The Village of Big Valley council heard a report from their new chief administrative officer (CAO) that repairs to the municipal water tower will likely be in the $270,000 range. The report was made at the Feb. 24 regular meeting of council, held one day earlier than normal. The meeting was streamed via Zoom and Coun. Art Tizzard was absent from the meeting. CAO Tracy Mindus noted a contractor has provided an estimate of $270,000 to repair the cracked water tower, but instead of installing a bladder they will use carbon fibre to seal it. This would have a life expectancy of 20 to 50 years. The CAO noted several provincial government grants may be available for this work, including one that may cover up to 75 per cent of the cost. Municipal Sustainability Initiative money may also be available. Mindus said the village continues to receive information from the contractor and it appears the work can be done no earlier than spring. Councillors accepted the report for information. Garbage concerns Mindus read a letter sent from the Big Valley Historical Society, requesting the society no longer be charged for garbage pick-up because it appears their garbage isn’t being picked up. The letter noted the McAlister site hasn't had garbage pick-up in 10 to 12 months and the tool museum hasn’t had garbage pick-up at all in the roughly four years it’s been there. The society requested the village no longer bill them for the service and the volunteers would handle garbage pick-up themselves. CAO Mindus noted garbage pick-up is based on the number of users in the village, and if one or more users opt out, the rates will likely increase for everyone else. Coun. Harry Nibourg stated the garbage pick-up fee is about $8 a month and waiving it would set a precedent. Nibourg also noted he would recuse himself from a vote on this issue as it affects his own property. Mayor German stated the item would be tabled until March, as Tizzard’s absence and Nibourg’s recusal meant a vote could not be held. Invoice concerns Councillors read a letter from the Village of Donalda regarding their concerns about the County of Stettler's recent invoice for the Regional Emergency Management Agency. It was stated in the letter Donalda is concerned about the dollar amount, $7,944.32, which included a substantial increase and the village was requesting more information about why the invoice was so large. Mayor German noted he saw nothing wrong with the request and felt taxpayers have a right to know where their money is going. Coun. Nibourg stated the fee may seem high, but if the village decides to, for example, handle emergency services itself, costs may be much higher. Councillors passed a motion for CAO Mindus to contact the County of Stettler and get a breakdown of where the emergency management funds are going. Village election Councillors decided they will hold an advance poll for the village election next fall, and also advertise the position of returning officer after reading a report from the CAO. Mindus noted the municipal election will be held Mon. Oct. 18 and nominations close on Mon. Sept. 20. She noted Big Valley is small enough that it’s not mandatory to hold an advance poll but pointed out it would be convenient for people who work and aren’t able to vote on election day. S he suggested two Saturdays, Oct. 9 or 16, for the advance poll. She also noted advance polls can’t be held within 24 hours of the regular election day. Councillors passed a motion naming Oct. 9 the advance poll in Big Valley, appointing Mindus as returning officer and also authorizing the CAO to advertise for a deputy returning officer. Get the MOST The CAO reported Big Valley will receive $40,339 in Municipal Operating Support Transfer (MOST) funding from the provincial government, intended to help with COVID-19 expenses and lost revenue. She estimated the village’s expenses at about $10,000, and asked councillors what they would like to do with the rest. She noted other communities have granted the funds to non-profits who have losses related to the pandemic. Mindus also noted the province has given a March 31 deadline to disperse the funds. Councillors instructed Mindus to reach out to non-profits and similar groups and offer the money while asking for an accounting of their losses due to the pandemic. The CAO will report back at the March regular council meeting. Stu Salkeld, Local Journalism Initiative Reporter, East Central Alberta Review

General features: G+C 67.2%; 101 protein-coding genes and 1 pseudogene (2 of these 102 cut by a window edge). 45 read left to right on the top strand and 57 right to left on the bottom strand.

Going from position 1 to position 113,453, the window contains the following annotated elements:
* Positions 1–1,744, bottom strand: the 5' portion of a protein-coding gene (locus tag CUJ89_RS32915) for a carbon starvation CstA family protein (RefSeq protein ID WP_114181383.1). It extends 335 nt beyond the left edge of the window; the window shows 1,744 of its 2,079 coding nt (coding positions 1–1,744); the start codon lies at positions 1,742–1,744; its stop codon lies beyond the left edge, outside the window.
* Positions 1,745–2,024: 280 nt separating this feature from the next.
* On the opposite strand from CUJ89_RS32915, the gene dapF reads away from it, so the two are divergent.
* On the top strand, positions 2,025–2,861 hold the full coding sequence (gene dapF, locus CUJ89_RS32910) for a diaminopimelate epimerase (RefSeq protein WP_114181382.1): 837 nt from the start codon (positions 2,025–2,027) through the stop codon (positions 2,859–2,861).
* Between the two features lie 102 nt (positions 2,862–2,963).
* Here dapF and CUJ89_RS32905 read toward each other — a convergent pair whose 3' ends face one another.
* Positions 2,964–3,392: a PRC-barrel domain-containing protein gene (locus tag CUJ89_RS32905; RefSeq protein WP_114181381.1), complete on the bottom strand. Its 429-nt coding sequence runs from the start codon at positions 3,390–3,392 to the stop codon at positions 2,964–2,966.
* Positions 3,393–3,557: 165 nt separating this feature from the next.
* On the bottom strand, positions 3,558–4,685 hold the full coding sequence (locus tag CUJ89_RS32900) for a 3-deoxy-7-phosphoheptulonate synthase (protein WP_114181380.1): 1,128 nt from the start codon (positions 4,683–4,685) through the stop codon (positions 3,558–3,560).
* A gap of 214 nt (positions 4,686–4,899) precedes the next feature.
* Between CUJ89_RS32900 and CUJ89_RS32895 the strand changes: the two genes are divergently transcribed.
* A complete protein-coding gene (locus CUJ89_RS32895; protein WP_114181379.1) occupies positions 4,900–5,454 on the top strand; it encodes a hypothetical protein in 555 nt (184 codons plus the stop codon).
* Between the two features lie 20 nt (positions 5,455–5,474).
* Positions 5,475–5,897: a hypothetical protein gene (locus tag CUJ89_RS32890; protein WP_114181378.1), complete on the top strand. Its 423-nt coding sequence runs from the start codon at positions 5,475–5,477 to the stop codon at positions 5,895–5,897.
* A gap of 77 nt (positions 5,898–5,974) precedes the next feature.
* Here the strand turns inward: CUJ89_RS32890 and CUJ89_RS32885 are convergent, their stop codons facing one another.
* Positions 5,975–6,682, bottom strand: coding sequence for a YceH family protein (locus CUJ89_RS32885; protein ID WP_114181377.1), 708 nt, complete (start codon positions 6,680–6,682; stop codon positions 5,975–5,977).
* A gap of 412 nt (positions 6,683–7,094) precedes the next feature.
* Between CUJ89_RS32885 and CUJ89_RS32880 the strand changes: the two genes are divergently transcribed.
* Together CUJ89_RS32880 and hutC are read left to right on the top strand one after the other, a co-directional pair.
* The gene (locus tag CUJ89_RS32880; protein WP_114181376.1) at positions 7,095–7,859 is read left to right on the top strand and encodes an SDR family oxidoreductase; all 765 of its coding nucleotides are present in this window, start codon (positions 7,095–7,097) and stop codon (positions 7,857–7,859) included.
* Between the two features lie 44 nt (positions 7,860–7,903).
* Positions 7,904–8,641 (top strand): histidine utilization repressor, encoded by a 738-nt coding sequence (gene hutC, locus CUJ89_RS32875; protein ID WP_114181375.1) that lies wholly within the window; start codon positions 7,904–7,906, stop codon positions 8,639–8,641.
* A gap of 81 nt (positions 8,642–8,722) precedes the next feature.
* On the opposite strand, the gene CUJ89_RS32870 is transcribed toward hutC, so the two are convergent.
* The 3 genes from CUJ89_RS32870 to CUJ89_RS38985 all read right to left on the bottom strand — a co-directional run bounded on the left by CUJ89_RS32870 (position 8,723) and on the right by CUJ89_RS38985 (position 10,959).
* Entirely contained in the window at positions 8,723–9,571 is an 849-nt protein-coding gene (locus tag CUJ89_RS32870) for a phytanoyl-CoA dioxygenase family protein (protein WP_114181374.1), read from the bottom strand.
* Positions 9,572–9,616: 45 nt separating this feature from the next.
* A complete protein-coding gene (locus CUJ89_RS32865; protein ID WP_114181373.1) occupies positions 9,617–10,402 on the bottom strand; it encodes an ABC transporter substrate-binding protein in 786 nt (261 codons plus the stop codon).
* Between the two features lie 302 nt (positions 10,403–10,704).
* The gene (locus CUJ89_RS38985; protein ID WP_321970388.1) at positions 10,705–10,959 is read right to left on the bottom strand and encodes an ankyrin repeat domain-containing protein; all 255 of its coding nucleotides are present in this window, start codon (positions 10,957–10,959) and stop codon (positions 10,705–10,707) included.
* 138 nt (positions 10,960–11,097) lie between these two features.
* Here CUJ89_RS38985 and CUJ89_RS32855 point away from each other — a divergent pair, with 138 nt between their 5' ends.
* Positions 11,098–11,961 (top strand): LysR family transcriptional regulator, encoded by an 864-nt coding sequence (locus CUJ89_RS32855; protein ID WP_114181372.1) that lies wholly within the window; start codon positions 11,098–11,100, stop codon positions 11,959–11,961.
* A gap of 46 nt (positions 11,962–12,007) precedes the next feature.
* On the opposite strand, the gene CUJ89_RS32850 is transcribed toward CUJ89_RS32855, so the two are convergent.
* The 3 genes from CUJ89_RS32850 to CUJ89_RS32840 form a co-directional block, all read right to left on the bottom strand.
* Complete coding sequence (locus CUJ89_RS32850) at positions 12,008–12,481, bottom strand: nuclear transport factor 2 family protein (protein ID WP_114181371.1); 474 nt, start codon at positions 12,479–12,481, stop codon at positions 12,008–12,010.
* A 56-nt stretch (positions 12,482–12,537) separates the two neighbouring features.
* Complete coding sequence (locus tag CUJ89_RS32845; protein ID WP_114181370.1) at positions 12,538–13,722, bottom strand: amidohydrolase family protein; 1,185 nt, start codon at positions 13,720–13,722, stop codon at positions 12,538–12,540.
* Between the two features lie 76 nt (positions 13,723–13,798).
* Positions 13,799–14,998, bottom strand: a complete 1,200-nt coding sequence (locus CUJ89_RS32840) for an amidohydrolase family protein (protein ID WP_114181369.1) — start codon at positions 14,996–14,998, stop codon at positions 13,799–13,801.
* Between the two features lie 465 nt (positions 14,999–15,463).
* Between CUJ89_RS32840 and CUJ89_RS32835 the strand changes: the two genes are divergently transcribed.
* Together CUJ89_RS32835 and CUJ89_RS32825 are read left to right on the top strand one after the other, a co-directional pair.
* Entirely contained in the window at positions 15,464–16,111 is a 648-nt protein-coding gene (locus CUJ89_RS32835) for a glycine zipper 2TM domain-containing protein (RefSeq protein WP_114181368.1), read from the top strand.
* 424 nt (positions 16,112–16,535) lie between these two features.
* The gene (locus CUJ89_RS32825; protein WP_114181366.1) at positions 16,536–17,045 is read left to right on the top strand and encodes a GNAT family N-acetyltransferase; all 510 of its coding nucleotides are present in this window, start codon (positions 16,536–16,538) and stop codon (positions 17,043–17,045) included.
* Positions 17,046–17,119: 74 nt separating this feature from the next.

MILAN — AC Milan forward Zlatan Ibrahimovic is out again with injury and could miss his side’s Europa League match against Manchester United. Ibrahimovic had to come off on Sunday in the second half of a 2-1 win at Roma after injuring a muscle in his left thigh. The Swedish forward will be re-evaluated in 10 days. That is the date of the trip to Old Trafford for the first leg of the Europa League round of 16 against his former club. The 39-year-old Ibrahimovic will definitely be out for the Serie A matches against Udinese and Hellas Verona. The Associated Press